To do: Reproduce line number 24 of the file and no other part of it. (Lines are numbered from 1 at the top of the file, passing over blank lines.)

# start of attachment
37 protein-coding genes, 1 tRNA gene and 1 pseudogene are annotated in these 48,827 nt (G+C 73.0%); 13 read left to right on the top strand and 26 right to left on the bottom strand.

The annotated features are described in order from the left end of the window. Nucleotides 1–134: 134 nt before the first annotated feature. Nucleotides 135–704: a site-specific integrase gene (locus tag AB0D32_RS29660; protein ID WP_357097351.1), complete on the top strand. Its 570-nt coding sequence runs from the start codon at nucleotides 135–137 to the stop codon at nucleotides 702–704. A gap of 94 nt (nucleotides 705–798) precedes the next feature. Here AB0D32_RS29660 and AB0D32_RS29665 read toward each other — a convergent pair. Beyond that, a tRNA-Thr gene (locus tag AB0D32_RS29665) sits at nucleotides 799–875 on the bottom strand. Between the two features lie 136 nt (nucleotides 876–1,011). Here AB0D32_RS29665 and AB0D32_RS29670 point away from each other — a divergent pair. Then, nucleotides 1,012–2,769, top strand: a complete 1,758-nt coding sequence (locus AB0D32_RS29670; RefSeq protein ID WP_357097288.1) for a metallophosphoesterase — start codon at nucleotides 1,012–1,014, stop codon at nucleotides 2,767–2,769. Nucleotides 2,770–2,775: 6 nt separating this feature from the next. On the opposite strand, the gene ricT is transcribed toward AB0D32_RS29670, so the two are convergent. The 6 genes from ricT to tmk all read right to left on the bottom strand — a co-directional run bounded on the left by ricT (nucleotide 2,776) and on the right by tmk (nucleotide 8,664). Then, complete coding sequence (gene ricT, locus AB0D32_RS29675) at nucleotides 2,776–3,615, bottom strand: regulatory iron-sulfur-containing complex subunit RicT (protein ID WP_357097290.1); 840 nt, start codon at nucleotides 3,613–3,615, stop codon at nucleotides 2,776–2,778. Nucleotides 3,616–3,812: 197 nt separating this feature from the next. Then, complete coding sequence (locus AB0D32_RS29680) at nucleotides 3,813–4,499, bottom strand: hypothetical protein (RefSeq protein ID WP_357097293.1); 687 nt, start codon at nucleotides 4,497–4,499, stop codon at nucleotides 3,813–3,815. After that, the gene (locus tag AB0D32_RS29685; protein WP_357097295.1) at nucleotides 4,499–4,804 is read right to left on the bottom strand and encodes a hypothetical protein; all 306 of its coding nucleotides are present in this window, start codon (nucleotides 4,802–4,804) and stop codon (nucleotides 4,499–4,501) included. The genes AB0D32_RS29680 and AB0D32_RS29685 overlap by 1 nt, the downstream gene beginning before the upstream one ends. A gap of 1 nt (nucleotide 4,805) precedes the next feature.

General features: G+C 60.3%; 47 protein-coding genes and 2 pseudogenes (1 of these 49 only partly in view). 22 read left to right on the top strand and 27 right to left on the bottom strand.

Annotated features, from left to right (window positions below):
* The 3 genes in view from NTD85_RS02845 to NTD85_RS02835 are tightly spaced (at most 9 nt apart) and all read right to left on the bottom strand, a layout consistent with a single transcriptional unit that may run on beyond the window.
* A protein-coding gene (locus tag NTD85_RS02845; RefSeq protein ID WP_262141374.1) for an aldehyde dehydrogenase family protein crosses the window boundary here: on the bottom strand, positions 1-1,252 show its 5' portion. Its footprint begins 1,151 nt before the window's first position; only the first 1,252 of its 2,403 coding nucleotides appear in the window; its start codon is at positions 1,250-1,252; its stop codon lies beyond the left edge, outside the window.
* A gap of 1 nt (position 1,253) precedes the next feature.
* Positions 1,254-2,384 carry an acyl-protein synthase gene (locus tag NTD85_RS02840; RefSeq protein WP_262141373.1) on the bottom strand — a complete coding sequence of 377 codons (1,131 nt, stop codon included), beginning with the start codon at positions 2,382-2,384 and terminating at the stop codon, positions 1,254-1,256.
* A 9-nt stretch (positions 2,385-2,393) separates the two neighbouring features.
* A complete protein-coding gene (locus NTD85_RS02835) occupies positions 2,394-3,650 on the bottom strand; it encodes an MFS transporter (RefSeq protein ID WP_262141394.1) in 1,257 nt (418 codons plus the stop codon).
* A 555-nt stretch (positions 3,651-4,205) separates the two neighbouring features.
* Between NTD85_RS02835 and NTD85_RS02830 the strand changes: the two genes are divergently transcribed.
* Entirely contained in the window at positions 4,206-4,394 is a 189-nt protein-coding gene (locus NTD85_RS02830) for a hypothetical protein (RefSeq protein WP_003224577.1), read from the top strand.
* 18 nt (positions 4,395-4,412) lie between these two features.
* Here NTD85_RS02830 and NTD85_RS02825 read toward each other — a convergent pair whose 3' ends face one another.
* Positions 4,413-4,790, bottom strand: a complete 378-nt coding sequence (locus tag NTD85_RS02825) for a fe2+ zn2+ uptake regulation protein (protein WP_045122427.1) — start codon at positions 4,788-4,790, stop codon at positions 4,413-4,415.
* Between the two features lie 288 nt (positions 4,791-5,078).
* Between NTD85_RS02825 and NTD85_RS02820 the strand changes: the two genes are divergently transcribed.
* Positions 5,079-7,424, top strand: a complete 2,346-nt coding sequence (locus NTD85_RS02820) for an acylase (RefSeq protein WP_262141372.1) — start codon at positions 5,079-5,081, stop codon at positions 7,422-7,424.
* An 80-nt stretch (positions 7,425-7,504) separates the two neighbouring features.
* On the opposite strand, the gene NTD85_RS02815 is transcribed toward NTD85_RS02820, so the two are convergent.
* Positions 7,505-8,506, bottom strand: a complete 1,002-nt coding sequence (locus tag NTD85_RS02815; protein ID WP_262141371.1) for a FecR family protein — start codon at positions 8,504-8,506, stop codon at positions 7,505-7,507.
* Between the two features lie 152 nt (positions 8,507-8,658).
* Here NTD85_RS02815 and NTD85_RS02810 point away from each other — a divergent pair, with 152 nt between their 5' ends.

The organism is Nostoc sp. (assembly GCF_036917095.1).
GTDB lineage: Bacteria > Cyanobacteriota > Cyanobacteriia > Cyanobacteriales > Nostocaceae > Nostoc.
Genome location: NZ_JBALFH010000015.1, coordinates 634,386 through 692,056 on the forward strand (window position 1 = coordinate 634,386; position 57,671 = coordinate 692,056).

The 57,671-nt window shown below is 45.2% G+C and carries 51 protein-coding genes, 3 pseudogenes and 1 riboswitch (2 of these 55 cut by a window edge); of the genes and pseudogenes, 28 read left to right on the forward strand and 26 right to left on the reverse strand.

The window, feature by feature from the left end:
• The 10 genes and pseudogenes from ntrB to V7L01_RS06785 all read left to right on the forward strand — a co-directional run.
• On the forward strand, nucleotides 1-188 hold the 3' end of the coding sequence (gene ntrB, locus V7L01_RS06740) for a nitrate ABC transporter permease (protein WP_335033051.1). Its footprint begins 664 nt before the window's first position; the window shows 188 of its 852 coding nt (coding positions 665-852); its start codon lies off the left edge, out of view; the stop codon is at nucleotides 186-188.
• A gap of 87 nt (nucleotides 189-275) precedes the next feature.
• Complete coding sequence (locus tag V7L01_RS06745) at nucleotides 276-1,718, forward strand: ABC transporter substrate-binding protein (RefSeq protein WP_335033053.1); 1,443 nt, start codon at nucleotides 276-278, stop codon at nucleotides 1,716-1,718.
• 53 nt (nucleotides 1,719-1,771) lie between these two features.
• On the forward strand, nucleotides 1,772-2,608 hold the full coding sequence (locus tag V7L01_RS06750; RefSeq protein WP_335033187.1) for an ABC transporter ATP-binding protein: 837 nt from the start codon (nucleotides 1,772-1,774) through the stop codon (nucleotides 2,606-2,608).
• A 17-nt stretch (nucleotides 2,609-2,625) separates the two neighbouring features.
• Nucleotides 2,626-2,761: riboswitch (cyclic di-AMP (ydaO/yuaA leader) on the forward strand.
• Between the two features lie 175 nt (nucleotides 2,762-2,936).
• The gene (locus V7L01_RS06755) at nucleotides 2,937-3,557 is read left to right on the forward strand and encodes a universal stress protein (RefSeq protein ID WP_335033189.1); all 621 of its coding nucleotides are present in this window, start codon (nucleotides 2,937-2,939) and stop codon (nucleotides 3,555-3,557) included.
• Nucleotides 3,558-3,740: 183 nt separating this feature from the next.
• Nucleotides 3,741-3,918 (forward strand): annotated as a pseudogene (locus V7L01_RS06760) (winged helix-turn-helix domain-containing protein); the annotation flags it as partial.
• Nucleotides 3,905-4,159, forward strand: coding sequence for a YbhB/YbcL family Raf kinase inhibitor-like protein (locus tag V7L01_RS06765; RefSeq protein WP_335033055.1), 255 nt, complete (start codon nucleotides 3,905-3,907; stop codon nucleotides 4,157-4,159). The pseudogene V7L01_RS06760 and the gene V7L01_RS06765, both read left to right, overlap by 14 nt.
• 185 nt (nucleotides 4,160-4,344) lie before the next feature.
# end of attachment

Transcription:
* Here NTD85_RS02815 and NTD85_RS02810 point away from each other — a divergent pair, with 152 nt between their 5' ends.